Gov’t eyes issuance of $1-B global bonds in 2018
The Philippines plans to issue $1 billion in offshore bonds next year, a smaller volume than the previous offerings, as the government relies more on loans and grants from its development partners such as China and Japan.
Bureau of the Treasury documents showed that of the P888.1 billion in gross borrowings programmed by the government for 2018, 80.2 percent or P711.8 billion would be sourced locally or from the sale of treasury bills and bonds.
The remaining 19.8 percent or P176.3 billion, equivalent to $3.46 billion, will be borrowed from external sources.
The global bonds to be sold next year will be about half of the $2 billion worth of debt paper issued yearly from 2015 to 2017, Treasury data showed.
In January, the Philippine government sold $500 million in new global bonds while also successfully switching $1.5 billion in previously issued bonds.
The 25-year bonds maturing in 2042 were sold at a coupon of 3.7 percent, similar to the record-low rate last year and below the 3.95-percent initial pricing guidance.
This year’s global bond sale attracted $4.5 billion in tenders.
The new money raised from the offshore bond issuance were used for budgetary support, specifically the higher infrastructure spending requirement of the Duterte administration.
Meanwhile, bulk of the foreign financing for next year will come from program loans from multilateral lenders worth $1.65 billion.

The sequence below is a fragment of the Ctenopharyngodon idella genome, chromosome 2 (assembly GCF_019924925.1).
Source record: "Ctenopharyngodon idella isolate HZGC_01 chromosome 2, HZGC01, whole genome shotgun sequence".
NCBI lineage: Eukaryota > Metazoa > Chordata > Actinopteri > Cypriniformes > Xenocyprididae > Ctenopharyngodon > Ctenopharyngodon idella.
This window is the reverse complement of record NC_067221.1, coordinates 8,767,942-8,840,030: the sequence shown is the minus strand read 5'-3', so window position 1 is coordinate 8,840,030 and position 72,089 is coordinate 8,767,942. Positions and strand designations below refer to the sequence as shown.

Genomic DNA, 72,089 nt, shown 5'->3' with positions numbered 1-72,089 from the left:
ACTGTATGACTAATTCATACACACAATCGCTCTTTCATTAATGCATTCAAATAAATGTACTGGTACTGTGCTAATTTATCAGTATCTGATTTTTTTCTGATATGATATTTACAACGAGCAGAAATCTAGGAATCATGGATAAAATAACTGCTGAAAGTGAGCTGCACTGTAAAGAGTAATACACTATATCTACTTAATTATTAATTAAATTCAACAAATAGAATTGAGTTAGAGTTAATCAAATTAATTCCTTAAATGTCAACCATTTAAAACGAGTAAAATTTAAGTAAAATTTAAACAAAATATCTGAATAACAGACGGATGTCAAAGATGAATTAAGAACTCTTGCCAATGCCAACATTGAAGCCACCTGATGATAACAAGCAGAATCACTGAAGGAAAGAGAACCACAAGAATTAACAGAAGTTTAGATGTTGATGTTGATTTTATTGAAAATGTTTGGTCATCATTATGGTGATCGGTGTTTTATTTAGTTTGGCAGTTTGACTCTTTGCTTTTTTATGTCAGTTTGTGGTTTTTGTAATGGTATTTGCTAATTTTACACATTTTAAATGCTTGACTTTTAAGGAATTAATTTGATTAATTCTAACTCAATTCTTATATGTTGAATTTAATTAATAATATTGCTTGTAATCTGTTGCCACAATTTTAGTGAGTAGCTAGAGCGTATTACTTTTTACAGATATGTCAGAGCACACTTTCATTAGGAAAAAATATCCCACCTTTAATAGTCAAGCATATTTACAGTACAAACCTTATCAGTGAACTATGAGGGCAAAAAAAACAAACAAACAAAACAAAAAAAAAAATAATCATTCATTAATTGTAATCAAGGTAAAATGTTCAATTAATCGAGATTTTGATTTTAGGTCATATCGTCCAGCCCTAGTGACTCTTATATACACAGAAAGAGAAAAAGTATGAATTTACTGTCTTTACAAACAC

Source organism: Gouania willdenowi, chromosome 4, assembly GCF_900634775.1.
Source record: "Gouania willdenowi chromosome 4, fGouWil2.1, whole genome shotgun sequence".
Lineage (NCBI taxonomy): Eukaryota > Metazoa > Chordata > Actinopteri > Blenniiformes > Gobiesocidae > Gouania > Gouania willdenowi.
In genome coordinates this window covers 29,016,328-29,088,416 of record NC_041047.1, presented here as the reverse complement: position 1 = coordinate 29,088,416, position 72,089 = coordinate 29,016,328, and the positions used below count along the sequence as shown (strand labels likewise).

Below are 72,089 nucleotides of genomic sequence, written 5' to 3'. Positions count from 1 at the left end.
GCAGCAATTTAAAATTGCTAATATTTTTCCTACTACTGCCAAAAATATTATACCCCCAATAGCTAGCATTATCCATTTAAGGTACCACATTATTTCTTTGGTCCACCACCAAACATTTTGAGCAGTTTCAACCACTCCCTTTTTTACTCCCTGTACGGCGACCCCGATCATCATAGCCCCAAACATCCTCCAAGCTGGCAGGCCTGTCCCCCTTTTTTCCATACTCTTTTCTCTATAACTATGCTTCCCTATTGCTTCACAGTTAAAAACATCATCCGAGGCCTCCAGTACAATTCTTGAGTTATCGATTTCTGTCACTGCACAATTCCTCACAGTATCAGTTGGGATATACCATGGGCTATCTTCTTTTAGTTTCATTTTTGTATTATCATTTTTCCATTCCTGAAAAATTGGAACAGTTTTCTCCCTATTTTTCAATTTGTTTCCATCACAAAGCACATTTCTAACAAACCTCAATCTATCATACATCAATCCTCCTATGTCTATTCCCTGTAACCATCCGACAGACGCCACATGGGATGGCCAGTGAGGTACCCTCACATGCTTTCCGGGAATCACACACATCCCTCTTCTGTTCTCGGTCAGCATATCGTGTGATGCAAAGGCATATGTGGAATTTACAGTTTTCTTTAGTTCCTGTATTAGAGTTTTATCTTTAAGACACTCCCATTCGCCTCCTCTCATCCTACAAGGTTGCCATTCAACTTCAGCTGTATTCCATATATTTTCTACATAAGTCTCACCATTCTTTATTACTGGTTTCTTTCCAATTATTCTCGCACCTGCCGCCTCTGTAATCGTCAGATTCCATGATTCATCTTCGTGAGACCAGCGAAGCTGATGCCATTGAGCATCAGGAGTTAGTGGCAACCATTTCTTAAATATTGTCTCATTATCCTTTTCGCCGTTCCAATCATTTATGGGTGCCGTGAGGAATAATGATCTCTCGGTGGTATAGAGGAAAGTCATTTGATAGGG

Project loans will reach $805 million in 2018.
Last week, Finance Undersecretary Karen Singson said they expected $1.8 billion in financing from China and Japan to come in starting this year until 2018, part of the two countries’ commitments worth a total of $9 billion over the next five years.
Singson had said that the Chinese and Japanese loans would finance the P2.7-billion Chico River Pump Irrigation Project, the P10.9-billion New Centennial Water Source-Kaliwa Dam Project and the P355.6-billion Metro Manila Subway Project Phase 1.
Also, there was “a lot of progress” in the bilateral negotiations for financing from South Korea, Singson had noted.
The South Korean loans, which have “very attractive” terms, will be for the $97-million Panguil Bay Bridge that will connect Lanao del Norte and Misamis Occidental in Mindanao, as well as the $183-million Cebu International Container Port, according to Singson. —BEN O. DE VERA
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